An estate is simply ownership in land or other property. If you own a home, have some savings, or own any goods such as a car or furniture, then you have an estate. Estate Planning is the process whereby a person develops a plan and prepares documents to safeguard, protect, and distribute estate assets before and after death for the benefit of loved ones and charities. The plan takes into consideration the effects of state and federal tax and administrative laws and regulations. It also involves planning for the use of your assets for your care if you become unable to manage your affairs during your lifetime. Estate Planning can also include:
Wills – A will is a document by which a person (the testator) regulates the rights of others over his or her property or family after death. If a person dies without a will (intestate), the decedent’s estate is distributed according to the Florida intestacy statutes. Some of the advantages of creating a will are as follows:
- You decide who receives your property instead of the state directing who will receive your property
- You may name the personal representative (executor) of your will provided they’re qualified under Florida law
- Real estate and other assets may be sold without court proceedings, if your will authorizes it
- You decide who bears any tax burden rather than the law making the decision
- You may designate a guardian for minor children
Trusts – A trust is an arrangement whereby property (including real, tangible and intangible) is managed by one person (or persons, or organizations) for the benefit of another. A trust is created by a settlor, who entrusts some or all of his or her property to people of his choice (the trustees). The trustees hold legal title to the trust property (or trust corpus), but they are obliged to hold the property for the benefit of one or more individuals or organizations (the beneficiary), usually specified by the settlor, who hold equitable title. The trustees owe a fiduciary duty to the beneficiaries, who are the “beneficial” owners of the trust property. Trusts are either created during the settlor’s lifetime (inter vivos trusts) or upon the settlor’s death via a will (testamentary trusts). A trust can either be revocable or irrevocable.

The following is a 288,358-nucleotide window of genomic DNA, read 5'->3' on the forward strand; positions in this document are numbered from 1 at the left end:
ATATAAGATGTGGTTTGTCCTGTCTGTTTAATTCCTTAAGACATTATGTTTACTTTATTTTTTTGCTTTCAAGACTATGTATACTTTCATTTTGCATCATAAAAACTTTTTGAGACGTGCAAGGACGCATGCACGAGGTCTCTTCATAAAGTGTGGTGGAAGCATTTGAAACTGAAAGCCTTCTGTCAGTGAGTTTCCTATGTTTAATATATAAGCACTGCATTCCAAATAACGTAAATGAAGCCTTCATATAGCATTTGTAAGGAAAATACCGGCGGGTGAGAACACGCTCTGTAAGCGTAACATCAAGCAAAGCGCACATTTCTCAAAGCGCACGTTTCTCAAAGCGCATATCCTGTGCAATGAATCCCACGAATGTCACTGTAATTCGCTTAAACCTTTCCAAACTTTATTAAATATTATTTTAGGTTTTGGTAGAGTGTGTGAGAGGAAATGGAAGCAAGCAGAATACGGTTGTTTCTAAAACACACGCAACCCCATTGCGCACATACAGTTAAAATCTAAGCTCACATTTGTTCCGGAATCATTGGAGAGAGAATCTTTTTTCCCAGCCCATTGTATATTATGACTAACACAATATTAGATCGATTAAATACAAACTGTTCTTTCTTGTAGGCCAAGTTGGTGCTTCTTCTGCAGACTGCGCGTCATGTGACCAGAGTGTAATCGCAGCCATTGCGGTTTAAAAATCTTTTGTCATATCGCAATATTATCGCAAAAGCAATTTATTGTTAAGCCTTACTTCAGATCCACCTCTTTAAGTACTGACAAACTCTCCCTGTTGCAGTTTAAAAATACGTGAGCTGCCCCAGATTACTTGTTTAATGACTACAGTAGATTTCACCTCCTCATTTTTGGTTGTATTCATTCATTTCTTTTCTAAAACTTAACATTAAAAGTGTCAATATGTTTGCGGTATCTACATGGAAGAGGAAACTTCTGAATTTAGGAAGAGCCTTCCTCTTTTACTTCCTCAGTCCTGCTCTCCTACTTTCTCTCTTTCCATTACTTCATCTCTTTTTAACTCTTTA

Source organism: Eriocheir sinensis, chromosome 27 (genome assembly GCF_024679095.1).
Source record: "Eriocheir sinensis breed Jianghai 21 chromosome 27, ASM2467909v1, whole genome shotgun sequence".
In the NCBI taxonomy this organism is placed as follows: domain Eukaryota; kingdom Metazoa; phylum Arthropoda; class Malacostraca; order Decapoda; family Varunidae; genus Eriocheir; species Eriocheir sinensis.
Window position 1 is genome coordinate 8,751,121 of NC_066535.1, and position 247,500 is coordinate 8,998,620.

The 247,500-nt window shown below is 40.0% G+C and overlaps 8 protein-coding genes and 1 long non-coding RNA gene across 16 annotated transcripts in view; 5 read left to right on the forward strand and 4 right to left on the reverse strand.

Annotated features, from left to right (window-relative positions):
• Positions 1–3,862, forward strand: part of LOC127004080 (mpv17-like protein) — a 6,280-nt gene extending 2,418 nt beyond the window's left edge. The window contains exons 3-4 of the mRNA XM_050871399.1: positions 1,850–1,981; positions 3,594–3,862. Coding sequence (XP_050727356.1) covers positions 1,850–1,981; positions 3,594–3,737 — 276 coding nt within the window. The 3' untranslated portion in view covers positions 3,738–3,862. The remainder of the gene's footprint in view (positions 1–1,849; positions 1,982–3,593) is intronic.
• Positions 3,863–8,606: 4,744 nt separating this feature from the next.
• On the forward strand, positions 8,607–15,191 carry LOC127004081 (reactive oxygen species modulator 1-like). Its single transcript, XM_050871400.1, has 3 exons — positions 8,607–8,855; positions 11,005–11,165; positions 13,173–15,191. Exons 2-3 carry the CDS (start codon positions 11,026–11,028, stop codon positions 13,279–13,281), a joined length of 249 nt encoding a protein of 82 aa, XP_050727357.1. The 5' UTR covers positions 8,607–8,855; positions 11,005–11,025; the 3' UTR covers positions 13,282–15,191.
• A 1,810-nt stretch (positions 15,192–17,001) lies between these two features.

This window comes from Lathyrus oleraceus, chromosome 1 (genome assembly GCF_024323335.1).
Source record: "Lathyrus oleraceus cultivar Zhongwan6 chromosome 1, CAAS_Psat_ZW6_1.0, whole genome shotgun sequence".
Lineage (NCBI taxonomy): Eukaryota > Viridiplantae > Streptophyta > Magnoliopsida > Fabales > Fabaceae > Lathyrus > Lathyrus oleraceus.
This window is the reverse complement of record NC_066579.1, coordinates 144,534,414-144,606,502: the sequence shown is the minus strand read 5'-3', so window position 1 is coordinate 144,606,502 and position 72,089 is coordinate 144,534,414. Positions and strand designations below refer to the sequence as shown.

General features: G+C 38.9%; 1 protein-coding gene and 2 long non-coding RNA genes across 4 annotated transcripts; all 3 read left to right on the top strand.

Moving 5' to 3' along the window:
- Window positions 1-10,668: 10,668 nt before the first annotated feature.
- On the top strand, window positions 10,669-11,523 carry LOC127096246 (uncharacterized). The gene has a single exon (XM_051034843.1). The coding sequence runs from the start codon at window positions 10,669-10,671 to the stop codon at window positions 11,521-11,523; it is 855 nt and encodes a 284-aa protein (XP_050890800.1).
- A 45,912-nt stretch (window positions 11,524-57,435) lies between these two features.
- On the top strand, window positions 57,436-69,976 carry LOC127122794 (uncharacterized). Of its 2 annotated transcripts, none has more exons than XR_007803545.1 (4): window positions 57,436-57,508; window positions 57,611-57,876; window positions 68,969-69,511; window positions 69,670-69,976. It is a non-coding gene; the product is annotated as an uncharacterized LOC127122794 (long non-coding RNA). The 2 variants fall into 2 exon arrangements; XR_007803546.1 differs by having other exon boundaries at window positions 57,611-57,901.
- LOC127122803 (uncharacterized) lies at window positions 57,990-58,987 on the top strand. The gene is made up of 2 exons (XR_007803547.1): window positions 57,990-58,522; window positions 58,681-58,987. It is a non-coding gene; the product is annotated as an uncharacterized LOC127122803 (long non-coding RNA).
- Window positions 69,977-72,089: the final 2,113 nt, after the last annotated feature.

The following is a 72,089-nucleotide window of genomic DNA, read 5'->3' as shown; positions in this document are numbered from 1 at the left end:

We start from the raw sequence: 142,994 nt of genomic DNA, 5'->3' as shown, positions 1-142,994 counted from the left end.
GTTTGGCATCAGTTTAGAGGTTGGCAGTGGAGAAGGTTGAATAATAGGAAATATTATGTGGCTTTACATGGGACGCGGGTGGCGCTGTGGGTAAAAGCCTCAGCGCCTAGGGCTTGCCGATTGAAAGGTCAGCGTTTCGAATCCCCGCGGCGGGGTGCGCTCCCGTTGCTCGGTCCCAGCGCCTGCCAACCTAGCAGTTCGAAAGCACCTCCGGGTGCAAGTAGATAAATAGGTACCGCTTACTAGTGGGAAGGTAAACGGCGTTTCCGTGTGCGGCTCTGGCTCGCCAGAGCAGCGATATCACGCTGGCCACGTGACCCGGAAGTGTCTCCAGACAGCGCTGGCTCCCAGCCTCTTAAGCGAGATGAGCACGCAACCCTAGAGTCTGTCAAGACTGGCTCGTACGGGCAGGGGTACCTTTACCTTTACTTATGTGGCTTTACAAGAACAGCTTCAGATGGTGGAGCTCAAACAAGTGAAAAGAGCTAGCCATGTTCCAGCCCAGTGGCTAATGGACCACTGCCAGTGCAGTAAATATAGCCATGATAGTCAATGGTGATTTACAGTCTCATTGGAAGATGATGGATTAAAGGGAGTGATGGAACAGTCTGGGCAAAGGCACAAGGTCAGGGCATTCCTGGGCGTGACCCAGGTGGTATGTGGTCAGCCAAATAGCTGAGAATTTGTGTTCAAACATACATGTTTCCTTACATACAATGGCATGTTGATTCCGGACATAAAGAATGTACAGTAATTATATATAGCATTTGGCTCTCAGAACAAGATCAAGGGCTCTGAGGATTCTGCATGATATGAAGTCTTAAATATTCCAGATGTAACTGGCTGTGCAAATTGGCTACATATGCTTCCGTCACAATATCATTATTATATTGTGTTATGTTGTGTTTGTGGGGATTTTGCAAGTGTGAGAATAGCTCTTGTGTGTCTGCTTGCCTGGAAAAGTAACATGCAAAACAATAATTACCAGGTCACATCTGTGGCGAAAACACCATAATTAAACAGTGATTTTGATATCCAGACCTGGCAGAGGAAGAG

- Revocable Trust. A trust of this kind can be amended, altered or revoked by its settlor at any time, provided the settlor is not mentally incapacitated. Revocable trusts are becoming increasingly common in the United States as a substitute for a will to minimize administrative costs associated with probate and to provide centralized administration of a person’s final affairs after death.
- Irrevocable Trust. In contrast to a revocable trust, an irrevocable trust is one in which the terms of the trust cannot be amended or revised until the terms or purposes of the trust have been completed. Although in rare cases, a court may change the terms of the trust due to unexpected changes in circumstances that make the trust uneconomical or unwieldy to administer, under normal circumstances an irrevocable trust cannot be changed by the trustee or the beneficiaries of the trust.
Powers of Attorney – Power of Attorney is an authorization to act on someone else’s behalf in a legal or business matter. A principal authorizes an attorney-in-fact to act on the principal’s behalf by signing a power of attorney. As an agent, an attorney-in-fact is a fiduciary for the principal, so the law requires an attorney-in-fact to be completely honest with and loyal to the principal in their dealings with each other.
Under Florida law, a power of attorney must contain numerous specific provisions to be fully effective. Many online forms and store bought forms will be inadequate in providing the attorney-in-fact with the necessary authority to handle the principal’s affairs.
Health Care Surrogates – In the event you are unable to make medical decisions regarding your health due to incapacity, a health care surrogate can give the informed consent necessary for medical treatment, surgery, or diagnostic procedures for your benefit. The surrogate will consult with your doctor if you cannot. A complete designation will contain language allowing your surrogate to obtain medical records as well as giving full authorization to communicate with your physicians.
Living Wills – A living will is your final declaration to medical personnel and your loved ones that you do not want to have your life artificially prolonged if you are in a persistent vegetative state or have a terminal or end stage condition. Your physicians will do everything possible to keep you comfortable. [A living will can help prevent unnecessary emotional suffering and financial expense for both you and your family.] A living will allows you to anticipate this decision and prevent your family members, or a court, from making this decision for you.
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